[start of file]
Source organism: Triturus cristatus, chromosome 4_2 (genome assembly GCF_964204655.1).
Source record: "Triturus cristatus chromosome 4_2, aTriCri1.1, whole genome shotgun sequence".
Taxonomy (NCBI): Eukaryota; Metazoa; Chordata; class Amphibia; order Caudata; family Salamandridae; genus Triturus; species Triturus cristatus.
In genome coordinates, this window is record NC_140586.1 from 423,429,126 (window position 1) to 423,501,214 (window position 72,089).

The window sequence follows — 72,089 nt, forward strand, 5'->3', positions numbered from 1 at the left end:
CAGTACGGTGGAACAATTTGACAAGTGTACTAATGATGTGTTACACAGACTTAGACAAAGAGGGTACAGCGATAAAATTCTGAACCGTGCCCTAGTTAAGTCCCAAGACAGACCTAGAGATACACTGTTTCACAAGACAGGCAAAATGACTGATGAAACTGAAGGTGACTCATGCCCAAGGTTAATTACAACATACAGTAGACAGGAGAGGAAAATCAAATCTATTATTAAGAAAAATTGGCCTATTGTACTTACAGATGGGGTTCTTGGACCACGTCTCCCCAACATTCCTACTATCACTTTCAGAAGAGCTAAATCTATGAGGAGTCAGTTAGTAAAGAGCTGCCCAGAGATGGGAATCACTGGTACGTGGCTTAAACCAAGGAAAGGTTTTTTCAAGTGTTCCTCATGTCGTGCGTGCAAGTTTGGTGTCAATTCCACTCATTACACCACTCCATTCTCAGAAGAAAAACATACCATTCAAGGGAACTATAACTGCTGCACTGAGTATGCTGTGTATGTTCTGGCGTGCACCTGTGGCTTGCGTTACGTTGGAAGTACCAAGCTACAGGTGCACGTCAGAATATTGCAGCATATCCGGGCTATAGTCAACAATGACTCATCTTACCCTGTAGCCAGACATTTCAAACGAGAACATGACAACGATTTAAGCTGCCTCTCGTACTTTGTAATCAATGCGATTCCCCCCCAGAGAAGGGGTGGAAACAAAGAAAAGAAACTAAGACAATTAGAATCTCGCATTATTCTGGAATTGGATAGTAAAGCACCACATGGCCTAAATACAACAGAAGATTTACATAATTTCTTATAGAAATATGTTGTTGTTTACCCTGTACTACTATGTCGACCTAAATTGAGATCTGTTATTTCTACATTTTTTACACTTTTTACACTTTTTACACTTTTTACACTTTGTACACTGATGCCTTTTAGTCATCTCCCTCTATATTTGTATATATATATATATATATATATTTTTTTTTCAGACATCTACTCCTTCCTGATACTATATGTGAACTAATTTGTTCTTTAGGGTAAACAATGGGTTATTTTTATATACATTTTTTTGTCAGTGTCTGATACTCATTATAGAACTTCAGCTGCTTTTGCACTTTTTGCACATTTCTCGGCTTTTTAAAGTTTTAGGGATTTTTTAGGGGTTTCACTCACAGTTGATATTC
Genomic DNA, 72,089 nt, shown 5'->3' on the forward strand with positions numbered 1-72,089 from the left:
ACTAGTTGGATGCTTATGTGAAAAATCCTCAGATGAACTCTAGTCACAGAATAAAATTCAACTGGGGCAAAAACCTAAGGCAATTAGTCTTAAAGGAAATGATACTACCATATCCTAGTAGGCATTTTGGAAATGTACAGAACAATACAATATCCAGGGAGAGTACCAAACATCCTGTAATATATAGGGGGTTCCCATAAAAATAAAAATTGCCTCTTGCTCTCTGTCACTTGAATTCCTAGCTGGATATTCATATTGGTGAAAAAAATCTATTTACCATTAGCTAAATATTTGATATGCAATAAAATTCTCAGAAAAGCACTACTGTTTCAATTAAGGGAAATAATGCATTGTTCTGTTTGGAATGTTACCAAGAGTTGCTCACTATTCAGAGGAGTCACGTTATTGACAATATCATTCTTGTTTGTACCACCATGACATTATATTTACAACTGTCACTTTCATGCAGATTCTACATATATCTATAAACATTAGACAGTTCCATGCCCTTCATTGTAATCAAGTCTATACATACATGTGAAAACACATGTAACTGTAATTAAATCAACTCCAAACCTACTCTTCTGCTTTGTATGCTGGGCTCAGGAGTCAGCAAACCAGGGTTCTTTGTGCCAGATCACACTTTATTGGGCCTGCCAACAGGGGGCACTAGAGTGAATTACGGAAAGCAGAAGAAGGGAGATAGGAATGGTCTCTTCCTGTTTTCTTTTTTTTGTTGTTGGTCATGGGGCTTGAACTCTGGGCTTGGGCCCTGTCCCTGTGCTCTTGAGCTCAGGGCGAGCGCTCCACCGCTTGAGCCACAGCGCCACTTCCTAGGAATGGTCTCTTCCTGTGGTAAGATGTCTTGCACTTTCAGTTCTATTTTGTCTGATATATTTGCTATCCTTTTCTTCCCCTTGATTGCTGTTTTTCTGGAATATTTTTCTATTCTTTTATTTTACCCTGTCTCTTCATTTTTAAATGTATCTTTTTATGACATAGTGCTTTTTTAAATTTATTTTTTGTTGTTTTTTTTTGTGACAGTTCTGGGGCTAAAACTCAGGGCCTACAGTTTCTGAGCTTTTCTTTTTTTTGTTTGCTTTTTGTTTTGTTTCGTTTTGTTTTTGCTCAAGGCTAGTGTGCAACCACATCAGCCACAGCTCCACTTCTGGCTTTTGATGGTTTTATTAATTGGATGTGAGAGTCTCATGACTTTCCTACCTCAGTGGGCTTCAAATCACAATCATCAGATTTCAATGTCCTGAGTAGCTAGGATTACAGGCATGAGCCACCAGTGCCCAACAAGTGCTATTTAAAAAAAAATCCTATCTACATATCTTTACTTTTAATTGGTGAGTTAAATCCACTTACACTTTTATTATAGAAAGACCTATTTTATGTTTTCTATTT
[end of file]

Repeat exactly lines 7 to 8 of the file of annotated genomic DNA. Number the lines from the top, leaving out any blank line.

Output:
Genomic DNA, 72,089 nt, shown 5'->3' on the forward strand with positions numbered 1-72,089 from the left:
ACTAGTTGGATGCTTATGTGAAAAATCCTCAGATGAACTCTAGTCACAGAATAAAATTCAACTGGGGCAAAAACCTAAGGCAATTAGTCTTAAAGGAAATGATACTACCATATCCTAGTAGGCATTTTGGAAATGTACAGAACAATACAATATCCAGGGAGAGTACCAAACATCCTGTAATATATAGGGGGTTCCCATAAAAATAAAAATTGCCTCTTGCTCTCTGTCACTTGAATTCCTAGCTGGATATTCATATTGGTGAAAAAAATCTATTTACCATTAGCTAAATATTTGATATGCAATAAAATTCTCAGAAAAGCACTACTGTTTCAATTAAGGGAAATAATGCATTGTTCTGTTTGGAATGTTACCAAGAGTTGCTCACTATTCAGAGGAGTCACGTTATTGACAATATCATTCTTGTTTGTACCACCATGACATTATATTTACAACTGTCACTTTCATGCAGATTCTACATATATCTATAAACATTAGACAGTTCCATGCCCTTCATTGTAATCAAGTCTATACATACATGTGAAAACACATGTAACTGTAATTAAATCAACTCCAAACCTACTCTTCTGCTTTGTATGCTGGGCTCAGGAGTCAGCAAACCAGGGTTCTTTGTGCCAGATCACACTTTATTGGGCCTGCCAACAGGGGGCACTAGAGTGAATTACGGAAAGCAGAAGAAGGGAGATAGGAATGGTCTCTTCCTGTTTTCTTTTTTTTGTTGTTGGTCATGGGGCTTGAACTCTGGGCTTGGGCCCTGTCCCTGTGCTCTTGAGCTCAGGGCGAGCGCTCCACCGCTTGAGCCACAGCGCCACTTCCTAGGAATGGTCTCTTCCTGTGGTAAGATGTCTTGCACTTTCAGTTCTATTTTGTCTGATATATTTGCTATCCTTTTCTTCCCCTTGATTGCTGTTTTTCTGGAATATTTTTCTATTCTTTTATTTTACCCTGTCTCTTCATTTTTAAATGTATCTTTTTATGACATAGTGCTTTTTTAAATTTATTTTTTGTTGTTTTTTTTTGTGACAGTTCTGGGGCTAAAACTCAGGGCCTACAGTTTCTGAGCTTTTCTTTTTTTTGTTTGCTTTTTGTTTTGTTTCGTTTTGTTTTTGCTCAAGGCTAGTGTGCAACCACATCAGCCACAGCTCCACTTCTGGCTTTTGATGGTTTTATTAATTGGATGTGAGAGTCTCATGACTTTCCTACCTCAGTGGGCTTCAAATCACAATCATCAGATTTCAATGTCCTGAGTAGCTAGGATTACAGGCATGAGCCACCAGTGCCCAACAAGTGCTATTTAAAAAAAAATCCTATCTACATATCTTTACTTTTAATTGGTGAGTTAAATCCACTTACACTTTTATTATAGAAAGACCTATTTTATGTTTTCTATTT